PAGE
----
248231 Streets, lots, and land: Assessment and transformation of under-utilized space in South Los Angeles

Tuesday, November 1, 2011: 9:06 AM

David C. Sloane, PhD , Policy, Planning, and Development, University of Southern California, Los Angeles, CA
LaVonna B. Lewis, PhD , Policy, Planning, and Development, University of Southern California, Los Angeles, CA
Lark Galloway-Gilliam, MPA , Community Health Councils, Inc., Los Angeles, CA
Bethany Ulrich , REACH US Project, Community Health Councils, Los Angeles, CA
Anthony Crump , Community Health Councils, Los Angeles, CA
Research demonstrates the ability to live a healthy and active lifestyle is influenced by the built environment and the physical activity resources available within a community. Vulnerable communities like South Los Angeles (South LA) are already built out and leave few obvious large parcels for new facilities. This presentation discusses a process of assessment, evaluation and policy-influence through a community-based coalition in South LA, a heavily minority area that experiences the highest obesity rates in Los Angeles County.

In February and March 2011 Community Health Councils, Inc, through Project RENEW, partnered with Department of City Planning to engage residents in evaluating the walkability and bike-ability of their South LA neighborhoods. Residents conducted walk audits near South LA metro stations and visioning sessions regarding transit-oriented design. The assessment was a continuation of as earlier evaluation of physical activity sites conducted in 2001-2 and 2007, conducted with funding from CDC's REACH 2010 and REACH US. That survey revealed gaps in residents' accessibility to quality physical activity facilities.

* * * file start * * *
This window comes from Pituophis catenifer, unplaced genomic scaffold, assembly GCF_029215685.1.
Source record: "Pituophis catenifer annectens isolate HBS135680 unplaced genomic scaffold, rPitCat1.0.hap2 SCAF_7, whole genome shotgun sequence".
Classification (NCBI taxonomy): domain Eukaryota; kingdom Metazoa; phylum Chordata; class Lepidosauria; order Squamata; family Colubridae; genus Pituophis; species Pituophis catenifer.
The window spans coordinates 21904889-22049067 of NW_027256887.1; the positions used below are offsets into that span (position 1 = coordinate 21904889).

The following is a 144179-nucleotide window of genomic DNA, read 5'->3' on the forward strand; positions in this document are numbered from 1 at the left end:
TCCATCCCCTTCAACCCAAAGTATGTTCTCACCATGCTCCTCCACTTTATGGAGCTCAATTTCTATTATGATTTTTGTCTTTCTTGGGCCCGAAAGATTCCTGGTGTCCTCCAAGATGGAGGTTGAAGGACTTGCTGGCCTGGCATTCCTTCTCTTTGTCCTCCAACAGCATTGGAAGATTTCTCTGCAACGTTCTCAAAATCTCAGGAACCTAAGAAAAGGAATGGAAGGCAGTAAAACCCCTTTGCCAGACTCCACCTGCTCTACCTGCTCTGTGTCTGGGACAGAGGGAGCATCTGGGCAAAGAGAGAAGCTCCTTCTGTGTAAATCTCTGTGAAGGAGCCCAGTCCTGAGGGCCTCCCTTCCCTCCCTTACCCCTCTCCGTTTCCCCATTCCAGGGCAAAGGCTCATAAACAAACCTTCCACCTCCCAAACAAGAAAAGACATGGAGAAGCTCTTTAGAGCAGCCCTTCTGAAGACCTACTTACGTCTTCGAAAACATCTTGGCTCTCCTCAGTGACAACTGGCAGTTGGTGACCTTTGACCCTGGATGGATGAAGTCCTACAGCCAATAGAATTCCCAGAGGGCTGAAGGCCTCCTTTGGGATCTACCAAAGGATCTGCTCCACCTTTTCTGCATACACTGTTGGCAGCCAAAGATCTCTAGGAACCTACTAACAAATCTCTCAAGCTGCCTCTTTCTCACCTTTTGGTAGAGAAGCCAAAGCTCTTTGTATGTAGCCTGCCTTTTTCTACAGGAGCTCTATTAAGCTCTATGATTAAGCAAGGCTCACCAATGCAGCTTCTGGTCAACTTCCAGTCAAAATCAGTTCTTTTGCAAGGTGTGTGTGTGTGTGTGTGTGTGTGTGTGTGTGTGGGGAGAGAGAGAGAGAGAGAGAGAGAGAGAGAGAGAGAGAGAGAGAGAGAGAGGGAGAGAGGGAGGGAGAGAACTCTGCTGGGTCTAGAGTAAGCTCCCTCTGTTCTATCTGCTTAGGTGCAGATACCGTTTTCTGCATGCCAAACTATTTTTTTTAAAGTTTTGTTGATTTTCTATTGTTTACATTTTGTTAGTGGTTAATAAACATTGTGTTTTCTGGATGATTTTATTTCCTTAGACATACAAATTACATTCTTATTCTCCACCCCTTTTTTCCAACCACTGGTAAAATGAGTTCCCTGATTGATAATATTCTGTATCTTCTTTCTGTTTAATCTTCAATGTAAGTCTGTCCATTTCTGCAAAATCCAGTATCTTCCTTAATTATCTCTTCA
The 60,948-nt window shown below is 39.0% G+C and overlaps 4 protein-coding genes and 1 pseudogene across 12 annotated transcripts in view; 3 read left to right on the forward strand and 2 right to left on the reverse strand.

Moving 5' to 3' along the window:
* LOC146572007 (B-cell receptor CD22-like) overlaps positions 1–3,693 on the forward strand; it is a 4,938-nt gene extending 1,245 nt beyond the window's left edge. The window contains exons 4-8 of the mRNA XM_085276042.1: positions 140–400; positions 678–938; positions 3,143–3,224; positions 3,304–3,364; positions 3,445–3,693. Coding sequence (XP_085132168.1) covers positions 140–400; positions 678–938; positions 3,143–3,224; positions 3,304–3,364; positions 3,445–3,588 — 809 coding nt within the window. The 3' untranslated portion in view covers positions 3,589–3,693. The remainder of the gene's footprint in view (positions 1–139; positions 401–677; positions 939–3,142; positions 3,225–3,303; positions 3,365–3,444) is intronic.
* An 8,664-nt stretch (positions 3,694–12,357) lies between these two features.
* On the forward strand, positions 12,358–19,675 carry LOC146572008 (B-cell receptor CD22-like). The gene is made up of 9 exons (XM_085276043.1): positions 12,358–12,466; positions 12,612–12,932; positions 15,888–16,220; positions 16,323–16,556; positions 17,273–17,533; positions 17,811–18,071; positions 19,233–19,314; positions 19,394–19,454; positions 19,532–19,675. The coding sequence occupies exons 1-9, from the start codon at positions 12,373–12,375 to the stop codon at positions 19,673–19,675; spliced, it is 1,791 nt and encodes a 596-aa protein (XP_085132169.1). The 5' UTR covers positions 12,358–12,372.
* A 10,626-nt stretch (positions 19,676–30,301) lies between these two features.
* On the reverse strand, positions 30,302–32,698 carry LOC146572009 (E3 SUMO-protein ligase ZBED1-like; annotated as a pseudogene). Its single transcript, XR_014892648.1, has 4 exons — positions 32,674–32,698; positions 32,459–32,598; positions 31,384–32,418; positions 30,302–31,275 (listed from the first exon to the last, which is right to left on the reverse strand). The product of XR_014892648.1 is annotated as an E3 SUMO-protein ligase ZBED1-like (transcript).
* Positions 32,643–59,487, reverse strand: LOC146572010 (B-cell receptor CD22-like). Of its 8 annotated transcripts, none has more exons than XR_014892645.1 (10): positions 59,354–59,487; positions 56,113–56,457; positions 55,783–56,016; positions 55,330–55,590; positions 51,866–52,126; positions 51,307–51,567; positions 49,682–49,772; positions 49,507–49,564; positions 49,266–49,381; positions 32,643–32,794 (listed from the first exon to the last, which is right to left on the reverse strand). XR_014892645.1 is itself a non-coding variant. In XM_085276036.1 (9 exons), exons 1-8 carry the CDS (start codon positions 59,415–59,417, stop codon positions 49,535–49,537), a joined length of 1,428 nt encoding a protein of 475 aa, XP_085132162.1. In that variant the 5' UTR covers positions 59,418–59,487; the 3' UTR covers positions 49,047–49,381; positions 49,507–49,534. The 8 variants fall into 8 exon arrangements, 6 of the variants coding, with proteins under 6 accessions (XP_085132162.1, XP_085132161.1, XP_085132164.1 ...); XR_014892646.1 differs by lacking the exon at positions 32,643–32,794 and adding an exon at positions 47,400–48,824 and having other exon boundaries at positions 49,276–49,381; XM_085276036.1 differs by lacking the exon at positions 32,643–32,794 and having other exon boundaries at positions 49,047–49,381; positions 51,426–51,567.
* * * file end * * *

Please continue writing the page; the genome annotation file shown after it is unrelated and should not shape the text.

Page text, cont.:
Using these assessments, the Coalition for an Active South LA, made up of community organizations and community residents, will get their voice heard at the Re-Imagining Empty Space Tour & Summit in March 2011, where they will develop a strategy to address physical activity inequities through opportunities to transform vacant lots and street space. The projected result will be a “Blueprint for Change” containing short and long-term policy options to transform under-utilized space created by the community leaders and city representatives participating in the event.

Learning Areas:
Public health or related public policy
Systems thinking models (conceptual and theoretical models), applications related to public health

Learning Objectives:
1) Conduct a community-led assessment of community resources. 2) Demonstrate innovative policy solutions to changing built environment to be more conducive to healthy spaces and healthy lifestyles 3) Transform assessment data into a policy strategy

Keywords: Policy/Policy Development, Environmental Justice

Presenting author's disclosure statement:

Qualified on the content I am responsible for because: I am the Policy Analyst for the Built Environment and oversee community outreach, engagement and policy development in this area.
Any relevant financial relationships? No

I agree to comply with the American Public Health Association Conflict of Interest and Commercial Support Guidelines, and to disclose to the participants any off-label or experimental uses of a commercial product or service discussed in my presentation.